Individually, it is our experience of complexity and its effect on our focus that can become problematic. The number of tasks assigned, the level of difficulty, the time required to complete, unanticipated obstacles, and interactions with co-workers and managers all add layers of complexity for any given job. Add distractions from emails and phones, and lack of clear priorities, and the result can be a real drain on both energy and morale.

Multitasking Myth

The modern solution to the complexity of technology and organizations seems to be doing more things at the same time. Media multitasking, such as responding to an email while listening to a podcast, is probably the most common. While it appears possible, multitasking is a myth. Yes, reading a book while eating lunch works, as chewing and swallowing do not require much attention. However, the brain is not actually capable of processing more than one task at a time. Multitasking forces the brain to engage in frequent fast task switching. In more complicated accounting or data entry tasks, this contributes to errors and reduces both creativity and energy. Appearing fast, it may be slower than doing one task at a time.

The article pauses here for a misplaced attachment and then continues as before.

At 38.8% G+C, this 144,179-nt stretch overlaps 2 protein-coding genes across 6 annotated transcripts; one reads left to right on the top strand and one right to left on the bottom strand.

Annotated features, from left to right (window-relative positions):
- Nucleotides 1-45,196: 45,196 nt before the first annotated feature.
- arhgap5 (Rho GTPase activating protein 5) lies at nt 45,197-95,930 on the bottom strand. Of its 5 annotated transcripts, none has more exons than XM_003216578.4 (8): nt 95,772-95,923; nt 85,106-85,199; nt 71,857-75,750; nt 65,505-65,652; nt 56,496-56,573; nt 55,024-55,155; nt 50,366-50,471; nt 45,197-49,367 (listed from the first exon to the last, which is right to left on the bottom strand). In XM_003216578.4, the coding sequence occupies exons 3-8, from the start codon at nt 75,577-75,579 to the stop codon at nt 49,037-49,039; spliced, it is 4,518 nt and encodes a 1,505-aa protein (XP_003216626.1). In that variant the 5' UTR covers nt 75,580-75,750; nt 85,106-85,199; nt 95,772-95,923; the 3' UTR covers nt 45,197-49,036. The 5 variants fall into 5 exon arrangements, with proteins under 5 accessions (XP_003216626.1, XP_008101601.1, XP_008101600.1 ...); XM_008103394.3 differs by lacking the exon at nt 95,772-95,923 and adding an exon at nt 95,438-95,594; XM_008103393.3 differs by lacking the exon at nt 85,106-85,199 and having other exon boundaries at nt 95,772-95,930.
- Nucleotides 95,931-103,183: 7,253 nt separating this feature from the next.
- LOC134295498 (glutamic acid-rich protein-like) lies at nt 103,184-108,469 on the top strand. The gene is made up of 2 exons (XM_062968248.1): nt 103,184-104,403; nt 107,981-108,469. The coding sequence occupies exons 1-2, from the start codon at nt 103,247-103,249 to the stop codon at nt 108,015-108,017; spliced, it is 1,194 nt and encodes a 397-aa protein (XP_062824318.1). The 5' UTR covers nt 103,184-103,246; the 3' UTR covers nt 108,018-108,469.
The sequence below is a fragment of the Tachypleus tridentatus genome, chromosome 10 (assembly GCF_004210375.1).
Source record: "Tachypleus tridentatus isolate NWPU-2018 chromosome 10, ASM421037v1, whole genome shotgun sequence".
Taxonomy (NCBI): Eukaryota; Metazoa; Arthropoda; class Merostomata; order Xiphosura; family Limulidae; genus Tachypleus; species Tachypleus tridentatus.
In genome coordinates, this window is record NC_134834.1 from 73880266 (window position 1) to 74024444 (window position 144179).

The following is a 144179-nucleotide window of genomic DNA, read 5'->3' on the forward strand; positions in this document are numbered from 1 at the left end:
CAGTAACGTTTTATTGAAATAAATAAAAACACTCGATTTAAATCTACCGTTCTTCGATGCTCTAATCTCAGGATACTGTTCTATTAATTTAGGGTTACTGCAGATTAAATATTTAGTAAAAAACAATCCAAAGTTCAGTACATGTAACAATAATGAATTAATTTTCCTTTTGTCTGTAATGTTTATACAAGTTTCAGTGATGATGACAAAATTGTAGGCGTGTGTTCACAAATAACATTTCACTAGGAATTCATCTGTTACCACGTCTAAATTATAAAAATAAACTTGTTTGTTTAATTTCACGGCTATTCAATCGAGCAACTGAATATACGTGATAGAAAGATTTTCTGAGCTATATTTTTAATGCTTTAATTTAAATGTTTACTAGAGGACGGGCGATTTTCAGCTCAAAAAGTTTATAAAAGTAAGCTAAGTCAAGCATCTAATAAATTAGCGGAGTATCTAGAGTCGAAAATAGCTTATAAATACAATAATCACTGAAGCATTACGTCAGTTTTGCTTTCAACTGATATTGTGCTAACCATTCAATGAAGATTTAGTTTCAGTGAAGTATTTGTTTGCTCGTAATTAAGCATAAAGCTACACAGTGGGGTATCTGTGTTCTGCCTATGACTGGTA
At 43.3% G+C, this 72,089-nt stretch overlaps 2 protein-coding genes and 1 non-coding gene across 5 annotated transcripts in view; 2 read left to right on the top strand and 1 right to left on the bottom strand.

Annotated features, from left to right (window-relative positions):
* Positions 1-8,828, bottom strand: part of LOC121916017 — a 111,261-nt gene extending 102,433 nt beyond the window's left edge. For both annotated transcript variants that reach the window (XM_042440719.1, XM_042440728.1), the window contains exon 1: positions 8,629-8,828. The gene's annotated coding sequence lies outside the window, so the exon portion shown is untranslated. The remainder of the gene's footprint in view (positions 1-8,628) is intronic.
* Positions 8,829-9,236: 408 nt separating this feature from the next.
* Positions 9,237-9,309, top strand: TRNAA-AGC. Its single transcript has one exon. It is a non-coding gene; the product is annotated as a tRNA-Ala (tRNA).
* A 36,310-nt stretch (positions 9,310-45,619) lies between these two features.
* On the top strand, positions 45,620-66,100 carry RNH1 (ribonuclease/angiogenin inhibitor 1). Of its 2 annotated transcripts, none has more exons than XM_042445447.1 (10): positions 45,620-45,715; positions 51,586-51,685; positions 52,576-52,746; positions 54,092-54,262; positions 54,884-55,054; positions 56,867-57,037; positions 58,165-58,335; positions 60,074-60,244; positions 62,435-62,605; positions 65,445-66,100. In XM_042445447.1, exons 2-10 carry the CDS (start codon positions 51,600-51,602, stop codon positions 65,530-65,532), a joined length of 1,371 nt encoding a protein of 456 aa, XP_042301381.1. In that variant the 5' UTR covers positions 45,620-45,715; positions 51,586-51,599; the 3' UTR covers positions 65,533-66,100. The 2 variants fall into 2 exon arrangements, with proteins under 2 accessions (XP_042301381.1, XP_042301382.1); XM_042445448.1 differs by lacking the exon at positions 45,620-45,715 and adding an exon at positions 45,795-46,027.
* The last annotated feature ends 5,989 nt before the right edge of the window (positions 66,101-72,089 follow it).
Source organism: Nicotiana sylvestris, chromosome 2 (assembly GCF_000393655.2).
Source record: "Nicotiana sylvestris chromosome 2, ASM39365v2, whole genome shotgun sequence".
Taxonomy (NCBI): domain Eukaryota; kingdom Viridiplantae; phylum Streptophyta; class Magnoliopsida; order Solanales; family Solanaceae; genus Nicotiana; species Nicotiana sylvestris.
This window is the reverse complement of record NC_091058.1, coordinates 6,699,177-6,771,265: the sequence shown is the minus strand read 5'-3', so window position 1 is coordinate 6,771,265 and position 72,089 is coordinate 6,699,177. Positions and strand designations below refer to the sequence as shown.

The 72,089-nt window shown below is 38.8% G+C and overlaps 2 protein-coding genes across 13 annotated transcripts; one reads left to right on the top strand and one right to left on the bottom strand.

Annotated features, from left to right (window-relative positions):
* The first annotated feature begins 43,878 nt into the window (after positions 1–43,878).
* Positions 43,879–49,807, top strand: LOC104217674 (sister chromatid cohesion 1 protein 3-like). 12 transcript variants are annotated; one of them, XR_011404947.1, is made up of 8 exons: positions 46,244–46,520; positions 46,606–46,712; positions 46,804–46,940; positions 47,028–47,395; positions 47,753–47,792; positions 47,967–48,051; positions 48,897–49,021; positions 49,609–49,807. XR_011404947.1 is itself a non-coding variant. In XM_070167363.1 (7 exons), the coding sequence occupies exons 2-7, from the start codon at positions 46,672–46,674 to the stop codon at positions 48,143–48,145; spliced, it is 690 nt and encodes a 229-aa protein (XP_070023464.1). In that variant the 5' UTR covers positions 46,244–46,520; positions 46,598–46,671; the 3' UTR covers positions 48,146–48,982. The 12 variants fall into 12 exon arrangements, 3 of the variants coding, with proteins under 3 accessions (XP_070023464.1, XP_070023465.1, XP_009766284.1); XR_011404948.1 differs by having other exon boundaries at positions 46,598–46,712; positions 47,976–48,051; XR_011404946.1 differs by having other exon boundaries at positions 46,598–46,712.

The American Psychological Association has followed multiple studies over several years and concluded that multitasking can reduce productivity by 40%. Multitasking: Switching costs

A study from the University of California found it can take an average of 23 minutes for individuals to recover focus on their task after being interrupted. The Cost of Interrupted Work

Novelty and stimulation are appealing to the brain. Therefore, starting another task before the other is completed seems like a good option. Sticking through the boring parts of a job can be tough! However, according to a study done by the BBC in 2005, the distraction of multitasking causes a drop in IQ twice that of smoking Marijuana! BBC NEWS